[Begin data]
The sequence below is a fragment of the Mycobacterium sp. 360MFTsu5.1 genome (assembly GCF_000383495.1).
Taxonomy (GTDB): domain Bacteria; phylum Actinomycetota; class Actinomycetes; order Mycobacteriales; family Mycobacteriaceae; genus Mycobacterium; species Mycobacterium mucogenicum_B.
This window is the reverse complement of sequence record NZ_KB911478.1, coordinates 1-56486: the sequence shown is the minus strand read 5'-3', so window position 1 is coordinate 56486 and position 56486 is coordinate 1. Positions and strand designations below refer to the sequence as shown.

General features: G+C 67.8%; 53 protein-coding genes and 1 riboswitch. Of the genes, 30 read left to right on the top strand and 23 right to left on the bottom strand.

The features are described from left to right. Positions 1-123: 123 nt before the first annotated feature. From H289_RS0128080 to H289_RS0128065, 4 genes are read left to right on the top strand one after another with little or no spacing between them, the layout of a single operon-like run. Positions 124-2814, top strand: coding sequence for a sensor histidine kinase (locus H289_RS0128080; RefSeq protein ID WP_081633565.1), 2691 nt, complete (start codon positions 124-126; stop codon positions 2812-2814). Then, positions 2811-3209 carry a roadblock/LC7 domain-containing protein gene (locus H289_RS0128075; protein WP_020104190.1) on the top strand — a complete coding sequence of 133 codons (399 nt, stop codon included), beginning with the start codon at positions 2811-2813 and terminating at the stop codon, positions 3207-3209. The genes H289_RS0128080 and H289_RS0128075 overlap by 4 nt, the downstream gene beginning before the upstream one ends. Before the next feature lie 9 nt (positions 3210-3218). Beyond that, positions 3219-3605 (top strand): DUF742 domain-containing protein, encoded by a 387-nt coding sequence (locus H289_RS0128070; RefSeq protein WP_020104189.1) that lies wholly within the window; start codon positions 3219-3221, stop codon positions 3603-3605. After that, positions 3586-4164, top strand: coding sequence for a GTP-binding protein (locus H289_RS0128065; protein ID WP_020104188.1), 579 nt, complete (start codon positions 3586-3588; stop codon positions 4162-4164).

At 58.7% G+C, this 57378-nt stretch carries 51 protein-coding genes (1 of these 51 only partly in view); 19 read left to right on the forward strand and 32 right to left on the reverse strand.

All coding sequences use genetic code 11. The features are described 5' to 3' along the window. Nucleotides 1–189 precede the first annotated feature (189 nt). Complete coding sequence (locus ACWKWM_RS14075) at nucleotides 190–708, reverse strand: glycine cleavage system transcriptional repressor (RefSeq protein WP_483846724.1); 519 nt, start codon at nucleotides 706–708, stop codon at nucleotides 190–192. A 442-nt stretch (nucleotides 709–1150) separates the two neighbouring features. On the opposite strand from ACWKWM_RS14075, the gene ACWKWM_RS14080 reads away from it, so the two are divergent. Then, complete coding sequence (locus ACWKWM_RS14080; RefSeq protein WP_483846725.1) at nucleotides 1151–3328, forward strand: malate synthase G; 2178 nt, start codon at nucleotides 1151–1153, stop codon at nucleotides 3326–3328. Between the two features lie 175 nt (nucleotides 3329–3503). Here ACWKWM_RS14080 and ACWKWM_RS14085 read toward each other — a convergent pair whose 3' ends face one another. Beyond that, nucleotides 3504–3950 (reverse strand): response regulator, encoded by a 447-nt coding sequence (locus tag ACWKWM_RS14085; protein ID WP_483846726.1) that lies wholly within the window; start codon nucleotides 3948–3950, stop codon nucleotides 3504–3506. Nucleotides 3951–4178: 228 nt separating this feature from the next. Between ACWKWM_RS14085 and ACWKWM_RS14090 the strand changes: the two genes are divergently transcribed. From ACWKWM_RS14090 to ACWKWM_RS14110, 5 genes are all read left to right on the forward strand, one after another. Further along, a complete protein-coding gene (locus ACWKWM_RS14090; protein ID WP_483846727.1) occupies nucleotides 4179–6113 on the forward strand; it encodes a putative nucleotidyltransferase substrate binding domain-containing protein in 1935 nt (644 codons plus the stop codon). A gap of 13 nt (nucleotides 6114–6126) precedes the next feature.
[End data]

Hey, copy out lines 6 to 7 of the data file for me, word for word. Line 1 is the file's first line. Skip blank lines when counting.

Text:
At 58.7% G+C, this 57378-nt stretch carries 51 protein-coding genes (1 of these 51 only partly in view); 19 read left to right on the forward strand and 32 right to left on the reverse strand.

All coding sequences use genetic code 11. The features are described 5' to 3' along the window. Nucleotides 1–189 precede the first annotated feature (189 nt). Complete coding sequence (locus ACWKWM_RS14075) at nucleotides 190–708, reverse strand: glycine cleavage system transcriptional repressor (RefSeq protein WP_483846724.1); 519 nt, start codon at nucleotides 706–708, stop codon at nucleotides 190–192. A 442-nt stretch (nucleotides 709–1150) separates the two neighbouring features. On the opposite strand from ACWKWM_RS14075, the gene ACWKWM_RS14080 reads away from it, so the two are divergent. Then, complete coding sequence (locus ACWKWM_RS14080; RefSeq protein WP_483846725.1) at nucleotides 1151–3328, forward strand: malate synthase G; 2178 nt, start codon at nucleotides 1151–1153, stop codon at nucleotides 3326–3328. Between the two features lie 175 nt (nucleotides 3329–3503). Here ACWKWM_RS14080 and ACWKWM_RS14085 read toward each other — a convergent pair whose 3' ends face one another. Beyond that, nucleotides 3504–3950 (reverse strand): response regulator, encoded by a 447-nt coding sequence (locus tag ACWKWM_RS14085; protein ID WP_483846726.1) that lies wholly within the window; start codon nucleotides 3948–3950, stop codon nucleotides 3504–3506. Nucleotides 3951–4178: 228 nt separating this feature from the next. Between ACWKWM_RS14085 and ACWKWM_RS14090 the strand changes: the two genes are divergently transcribed. From ACWKWM_RS14090 to ACWKWM_RS14110, 5 genes are all read left to right on the forward strand, one after another. Further along, a complete protein-coding gene (locus ACWKWM_RS14090; protein ID WP_483846727.1) occupies nucleotides 4179–6113 on the forward strand; it encodes a putative nucleotidyltransferase substrate binding domain-containing protein in 1935 nt (644 codons plus the stop codon). A gap of 13 nt (nucleotides 6114–6126) precedes the next feature.